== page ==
Asked whether resuming cross-border travel with the mainland would take priority over further opening to international travel, Lee said there was no contradiction between the two.

“For example, maybe we could begin some quota-based travel with the mainland, while we will consider the pandemic situation when we decide whether to further lift travel restrictions,” he said.

On the property market, the former No2 official said he hoped to keep prices stable for private residential flats and that he did not want to see fluctuations in the market.

“The government has to make this clear to the public, in which a market with stable prices is the most suitable for Hong Kong society,” he said.

His strategy, he said, was to expand the economy, which would in turn raise people’s salaries and make housing more affordable for them.

On the subject of politics, Lee was asked if the implementation of the national security law in 2020 served as a good foundation for kick-starting constitutional reform and to push forward universal suffrage in Hong Kong. For the first time, Lee revealed his administration would not place a priority on it.

“Constitutional reform would not be a priority for the sixth term of government, as there were many other issues that needed to be handled, including social, economic and development ones, so that Hong Kong’s competitiveness would improve, and would become a more attractive place,” he said.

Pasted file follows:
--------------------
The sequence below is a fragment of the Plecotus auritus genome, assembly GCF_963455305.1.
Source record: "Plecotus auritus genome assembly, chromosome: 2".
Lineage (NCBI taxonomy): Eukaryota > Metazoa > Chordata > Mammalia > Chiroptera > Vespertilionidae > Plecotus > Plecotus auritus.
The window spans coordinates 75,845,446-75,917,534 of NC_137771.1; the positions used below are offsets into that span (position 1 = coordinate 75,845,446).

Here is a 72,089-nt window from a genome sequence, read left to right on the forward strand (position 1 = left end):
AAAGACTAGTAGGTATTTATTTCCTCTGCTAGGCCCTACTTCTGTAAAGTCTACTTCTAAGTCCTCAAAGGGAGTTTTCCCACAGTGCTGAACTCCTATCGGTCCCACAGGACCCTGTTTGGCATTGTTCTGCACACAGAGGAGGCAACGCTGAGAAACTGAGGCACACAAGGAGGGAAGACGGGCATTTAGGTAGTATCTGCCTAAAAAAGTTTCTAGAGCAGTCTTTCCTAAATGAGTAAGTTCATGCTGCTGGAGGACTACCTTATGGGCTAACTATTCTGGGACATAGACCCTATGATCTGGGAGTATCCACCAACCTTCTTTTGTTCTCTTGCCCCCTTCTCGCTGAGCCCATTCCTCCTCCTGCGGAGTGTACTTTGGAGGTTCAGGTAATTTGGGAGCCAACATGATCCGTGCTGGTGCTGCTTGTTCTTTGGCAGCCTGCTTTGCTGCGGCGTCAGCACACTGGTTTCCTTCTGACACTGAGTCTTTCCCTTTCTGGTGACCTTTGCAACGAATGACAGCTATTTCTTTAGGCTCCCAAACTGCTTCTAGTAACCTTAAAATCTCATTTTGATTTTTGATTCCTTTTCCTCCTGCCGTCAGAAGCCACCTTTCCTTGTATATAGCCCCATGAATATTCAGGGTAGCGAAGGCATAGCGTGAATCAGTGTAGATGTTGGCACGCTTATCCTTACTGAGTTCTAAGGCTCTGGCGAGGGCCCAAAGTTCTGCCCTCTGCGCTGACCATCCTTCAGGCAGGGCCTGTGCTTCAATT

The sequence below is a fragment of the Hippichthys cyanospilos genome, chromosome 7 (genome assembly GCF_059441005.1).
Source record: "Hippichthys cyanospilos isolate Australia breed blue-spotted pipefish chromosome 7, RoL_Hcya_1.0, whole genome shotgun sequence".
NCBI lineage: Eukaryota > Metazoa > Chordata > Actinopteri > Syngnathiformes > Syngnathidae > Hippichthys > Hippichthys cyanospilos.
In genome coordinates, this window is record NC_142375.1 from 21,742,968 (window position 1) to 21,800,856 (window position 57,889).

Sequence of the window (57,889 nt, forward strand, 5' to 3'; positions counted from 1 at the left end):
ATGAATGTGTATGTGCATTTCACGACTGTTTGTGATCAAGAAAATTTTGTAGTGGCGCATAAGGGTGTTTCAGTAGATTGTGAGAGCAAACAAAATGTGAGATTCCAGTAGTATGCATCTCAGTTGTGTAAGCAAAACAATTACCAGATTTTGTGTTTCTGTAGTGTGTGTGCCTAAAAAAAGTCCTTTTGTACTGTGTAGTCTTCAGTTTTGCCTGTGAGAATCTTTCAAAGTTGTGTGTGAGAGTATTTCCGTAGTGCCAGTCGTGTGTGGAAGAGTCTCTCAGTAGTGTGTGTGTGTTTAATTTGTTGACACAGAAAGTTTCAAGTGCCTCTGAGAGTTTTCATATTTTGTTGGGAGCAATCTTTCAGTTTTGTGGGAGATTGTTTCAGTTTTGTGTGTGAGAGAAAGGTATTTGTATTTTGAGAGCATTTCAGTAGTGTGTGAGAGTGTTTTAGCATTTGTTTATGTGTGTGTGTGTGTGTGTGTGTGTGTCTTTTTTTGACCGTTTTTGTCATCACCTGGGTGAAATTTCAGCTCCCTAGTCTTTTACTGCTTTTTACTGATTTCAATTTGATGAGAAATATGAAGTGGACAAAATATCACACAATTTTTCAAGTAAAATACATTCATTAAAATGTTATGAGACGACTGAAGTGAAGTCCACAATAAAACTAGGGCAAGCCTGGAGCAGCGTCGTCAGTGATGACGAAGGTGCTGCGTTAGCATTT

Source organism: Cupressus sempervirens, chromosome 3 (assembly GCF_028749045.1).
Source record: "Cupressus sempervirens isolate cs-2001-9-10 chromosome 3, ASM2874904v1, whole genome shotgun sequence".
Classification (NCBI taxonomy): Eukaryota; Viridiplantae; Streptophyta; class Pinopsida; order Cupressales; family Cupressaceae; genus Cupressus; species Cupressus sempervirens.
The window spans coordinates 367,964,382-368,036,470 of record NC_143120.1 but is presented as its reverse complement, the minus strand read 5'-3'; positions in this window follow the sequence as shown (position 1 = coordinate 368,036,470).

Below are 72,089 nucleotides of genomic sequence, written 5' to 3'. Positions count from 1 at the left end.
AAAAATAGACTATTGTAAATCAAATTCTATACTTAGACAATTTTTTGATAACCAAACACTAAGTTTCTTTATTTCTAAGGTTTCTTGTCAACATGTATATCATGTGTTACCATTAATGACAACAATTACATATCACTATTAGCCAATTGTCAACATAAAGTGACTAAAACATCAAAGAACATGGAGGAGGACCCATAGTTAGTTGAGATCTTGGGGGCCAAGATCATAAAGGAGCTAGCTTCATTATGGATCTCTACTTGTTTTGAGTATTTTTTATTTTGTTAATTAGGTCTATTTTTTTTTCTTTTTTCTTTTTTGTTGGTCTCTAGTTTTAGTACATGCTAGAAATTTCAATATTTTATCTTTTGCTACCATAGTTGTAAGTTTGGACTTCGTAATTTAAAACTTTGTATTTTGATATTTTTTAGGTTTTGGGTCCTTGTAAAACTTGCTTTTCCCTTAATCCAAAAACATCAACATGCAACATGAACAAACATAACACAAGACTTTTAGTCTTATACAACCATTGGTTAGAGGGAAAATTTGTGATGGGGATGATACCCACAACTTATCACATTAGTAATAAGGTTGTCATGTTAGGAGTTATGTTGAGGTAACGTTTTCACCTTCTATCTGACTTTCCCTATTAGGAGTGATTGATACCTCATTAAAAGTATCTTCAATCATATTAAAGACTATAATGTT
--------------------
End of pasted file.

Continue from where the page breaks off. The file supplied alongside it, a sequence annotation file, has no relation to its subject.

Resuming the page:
Lee said the chief executive election was the final major city election under the overhauled electoral system, but there was still a need to go through an implementation period to see the advantages of the revamped system.

“We hope to see good governance, and a better relationship between the government and the Legislative Council so that there will be better policies,” he said. “The government and Legco have to work hard on that. We have to be pragmatic and constitutional reform is not our priority.”

While Lee was asked about political reform, his manifesto did not mention the subject, compared to chief executive candidates in the past who had addressed such “sensitive topics” for their platforms.

For example, Carrie Lam Cheng Yuet-ngor in 2017 wrote in her platform that she “absolutely understands Hong Kong people’s, particularly our young people’s desire, for universal suffrage”, and would do her best to work towards creating a favourable atmosphere to take forward political reform within the “831 Decision” – a framework layout by China’s top legislative body in which chief executive election will be carried out from a list of pre-vetted candidates.

Lau Siu-kai, vice-president of semi-official think tank the Chinese Association of Hong Kong and Macau Studies, said it would take time for the government to work smoothly after the electoral overhaul and Beijing would not want to see further trouble after such a radical surgery on the system.